The Chairman of the Exhibition Committee, Sir Homewood Crawford was awarded a rare Silver Gilt Company Medal. This was presented back to the Company in 1937 by Pastmaster Truscott. It exists within a presentation case with engraved caption shown right. Also shown right is the obverse and the engraved edge of the Medal, click an image to expand.
To the right is a page from the Minutes of a Court Meeting on 25th October 1904 (ref: MB8,p171) which provides a transcript of the short speech given by His Royal Highness, The Prince of Wales (to become George V) at the end of their visit for the Opening Ceremony. It reads:
"Mr Chairman Ladies and Gentlemen, I can only say that it has given both the Princess and myself the greatest pleasure to come here today and we have been extremely interested in all we have seen of these wonderful old musical instruments which date back as you say 300 years. I can only say I hope it will be visited by a great number of people and I am sure they cannot fail to be as interested as we have been. I am excessively pleased to be present in Fishmongers Hall once more as I have the honour of being a Member of that Company. I now have great pleasure in declaring this Exhibition open."
The Company's Silver Medal was conferred upon the two Honorary Secretaries of the Exhibition Committee - Mr Arthur F. Hill and Mr John Stainer (son of the composer Sir John Stainer) and also upon Colonel Thomas Bradney Shaw-Hellier. Mr Hill was also elected to the Court, together with Mr Alfred Littleton, both for their services to the Exhibition.
An innovative part of the 1904 Loan Exhibition was the 'Lecture Series'. Seventeen individual lectures, presented by eminent authorities (Members of the Company and others), were given in the Court Room of the Fishmongers' Hall. They focussed either on the progressive improvement in musical instruments, or on the developments that have taken place in the Art of Music since the Musicians' Company Charter was established by King James I in 1604. These lectures were published in a book called English Music in 1906. Containing transcripts of each lecture, the book is heavily illustrated.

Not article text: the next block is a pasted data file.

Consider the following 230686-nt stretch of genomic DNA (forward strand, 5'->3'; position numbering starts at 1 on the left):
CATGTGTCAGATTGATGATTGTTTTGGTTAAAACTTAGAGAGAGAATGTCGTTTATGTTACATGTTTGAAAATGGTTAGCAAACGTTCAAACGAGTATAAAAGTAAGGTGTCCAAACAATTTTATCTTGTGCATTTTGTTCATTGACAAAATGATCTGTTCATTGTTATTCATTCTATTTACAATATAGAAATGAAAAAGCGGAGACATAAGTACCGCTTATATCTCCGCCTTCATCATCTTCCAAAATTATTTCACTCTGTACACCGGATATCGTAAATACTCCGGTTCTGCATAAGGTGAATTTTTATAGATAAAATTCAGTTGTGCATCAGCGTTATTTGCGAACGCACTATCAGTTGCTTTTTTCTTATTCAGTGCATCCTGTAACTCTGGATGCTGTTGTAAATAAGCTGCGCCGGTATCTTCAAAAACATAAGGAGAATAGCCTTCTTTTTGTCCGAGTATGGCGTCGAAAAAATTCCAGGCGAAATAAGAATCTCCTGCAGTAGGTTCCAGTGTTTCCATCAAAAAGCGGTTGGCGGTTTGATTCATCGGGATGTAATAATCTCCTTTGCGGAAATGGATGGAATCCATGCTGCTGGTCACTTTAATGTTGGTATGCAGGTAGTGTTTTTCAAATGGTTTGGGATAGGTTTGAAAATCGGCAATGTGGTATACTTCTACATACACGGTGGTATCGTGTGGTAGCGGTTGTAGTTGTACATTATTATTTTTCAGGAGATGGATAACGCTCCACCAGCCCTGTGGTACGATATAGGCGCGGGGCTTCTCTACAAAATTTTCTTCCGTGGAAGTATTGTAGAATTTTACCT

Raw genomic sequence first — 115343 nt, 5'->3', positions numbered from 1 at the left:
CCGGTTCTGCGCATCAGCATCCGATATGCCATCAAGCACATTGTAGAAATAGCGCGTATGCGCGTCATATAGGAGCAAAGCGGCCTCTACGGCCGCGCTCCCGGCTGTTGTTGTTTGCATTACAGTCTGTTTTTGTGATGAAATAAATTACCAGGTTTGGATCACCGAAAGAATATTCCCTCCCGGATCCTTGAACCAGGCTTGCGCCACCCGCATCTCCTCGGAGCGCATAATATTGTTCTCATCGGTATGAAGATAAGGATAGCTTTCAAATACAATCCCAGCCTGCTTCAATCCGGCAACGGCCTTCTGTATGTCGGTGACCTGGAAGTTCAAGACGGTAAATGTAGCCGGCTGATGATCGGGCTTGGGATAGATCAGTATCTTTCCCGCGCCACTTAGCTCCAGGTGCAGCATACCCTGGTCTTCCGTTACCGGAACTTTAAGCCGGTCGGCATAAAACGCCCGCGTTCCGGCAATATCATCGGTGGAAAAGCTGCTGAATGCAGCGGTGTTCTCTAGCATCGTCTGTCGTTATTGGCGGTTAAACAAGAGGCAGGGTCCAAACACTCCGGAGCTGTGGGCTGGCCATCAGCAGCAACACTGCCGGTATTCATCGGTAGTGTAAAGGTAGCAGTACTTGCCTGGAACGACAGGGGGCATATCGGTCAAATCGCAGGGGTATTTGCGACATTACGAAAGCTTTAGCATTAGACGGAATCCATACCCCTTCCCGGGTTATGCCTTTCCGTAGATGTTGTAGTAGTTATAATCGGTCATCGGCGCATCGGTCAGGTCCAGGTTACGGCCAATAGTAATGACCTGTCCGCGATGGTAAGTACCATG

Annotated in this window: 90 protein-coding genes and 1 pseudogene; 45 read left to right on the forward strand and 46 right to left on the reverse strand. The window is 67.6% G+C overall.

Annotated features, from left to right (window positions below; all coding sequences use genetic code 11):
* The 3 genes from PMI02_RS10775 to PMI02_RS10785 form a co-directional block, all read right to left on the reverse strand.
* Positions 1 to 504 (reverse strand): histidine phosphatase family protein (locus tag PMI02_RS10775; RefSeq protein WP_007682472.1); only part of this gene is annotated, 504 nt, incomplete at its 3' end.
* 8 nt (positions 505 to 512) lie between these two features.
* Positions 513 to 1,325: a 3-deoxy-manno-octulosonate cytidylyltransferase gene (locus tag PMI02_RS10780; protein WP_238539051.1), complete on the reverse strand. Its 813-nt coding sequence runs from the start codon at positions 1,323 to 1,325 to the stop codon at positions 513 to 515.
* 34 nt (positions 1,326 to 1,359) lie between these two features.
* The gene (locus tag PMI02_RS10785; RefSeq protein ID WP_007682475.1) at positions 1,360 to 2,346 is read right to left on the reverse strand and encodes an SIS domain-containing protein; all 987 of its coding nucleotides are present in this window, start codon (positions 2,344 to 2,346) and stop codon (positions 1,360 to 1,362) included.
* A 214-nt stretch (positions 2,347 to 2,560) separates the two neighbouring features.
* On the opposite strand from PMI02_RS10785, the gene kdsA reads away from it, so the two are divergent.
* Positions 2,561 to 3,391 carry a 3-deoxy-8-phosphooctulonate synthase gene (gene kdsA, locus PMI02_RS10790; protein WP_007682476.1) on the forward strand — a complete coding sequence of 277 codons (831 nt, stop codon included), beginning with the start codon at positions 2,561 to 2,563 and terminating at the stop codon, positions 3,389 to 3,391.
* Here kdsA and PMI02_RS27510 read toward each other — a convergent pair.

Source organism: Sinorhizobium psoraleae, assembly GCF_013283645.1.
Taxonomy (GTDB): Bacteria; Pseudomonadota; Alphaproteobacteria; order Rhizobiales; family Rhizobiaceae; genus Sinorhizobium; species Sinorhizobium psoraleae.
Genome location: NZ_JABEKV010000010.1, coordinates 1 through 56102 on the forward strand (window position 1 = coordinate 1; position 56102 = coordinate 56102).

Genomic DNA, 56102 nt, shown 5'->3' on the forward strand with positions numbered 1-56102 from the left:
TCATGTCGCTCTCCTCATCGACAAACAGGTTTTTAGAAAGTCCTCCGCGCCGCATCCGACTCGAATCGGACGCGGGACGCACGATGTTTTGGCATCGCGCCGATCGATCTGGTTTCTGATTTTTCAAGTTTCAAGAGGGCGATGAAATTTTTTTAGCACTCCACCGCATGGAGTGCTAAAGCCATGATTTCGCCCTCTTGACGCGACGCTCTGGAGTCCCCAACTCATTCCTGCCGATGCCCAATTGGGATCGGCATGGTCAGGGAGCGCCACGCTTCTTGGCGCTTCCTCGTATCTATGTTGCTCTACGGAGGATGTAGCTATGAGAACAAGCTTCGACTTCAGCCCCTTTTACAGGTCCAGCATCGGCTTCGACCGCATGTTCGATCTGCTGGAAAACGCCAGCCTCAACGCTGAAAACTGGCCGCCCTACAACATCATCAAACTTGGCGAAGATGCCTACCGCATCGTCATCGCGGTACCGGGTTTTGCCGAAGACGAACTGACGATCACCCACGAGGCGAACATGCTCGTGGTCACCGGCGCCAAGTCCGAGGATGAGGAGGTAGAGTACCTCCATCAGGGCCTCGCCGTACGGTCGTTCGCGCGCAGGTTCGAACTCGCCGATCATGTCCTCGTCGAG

Shown left is an illustrated article that appeared in the Daily Graphic on 28th June 1904 (the day after the opening ceremony). The drawing includes Their Royal Highnesses The Prince and Princess of Wales, The Lord Mayor (and presumably the Lady Mayoress), Sir Homewood Crawford and Sir Frederick Bridge.
This page is taken from one of the Company's Scrapbooks of Press Cuttings which also contains very many other articles on the subject of the Loan Exhibition. Click Here to see the Scrapbook.
At a Court Meeting on 27th April 1909, Assistant Alfred H. Littleton presented the first copy of the Illustrated Catalogue of the 1904 Exhibition to the Master at the time, the Rt. Hon. The Lord Mayor, Sir George Wyatt Truscott. Littleton made quite a speech, explaining the reasons why it had taken nearly 5 years to produce. Three relevant pages from the Minutes of that Court Meeting are provided right (Click to expand). It also specifies the distribution of 20 copies of the catalogue to various recipients - including HM The King and the Prince of Wales.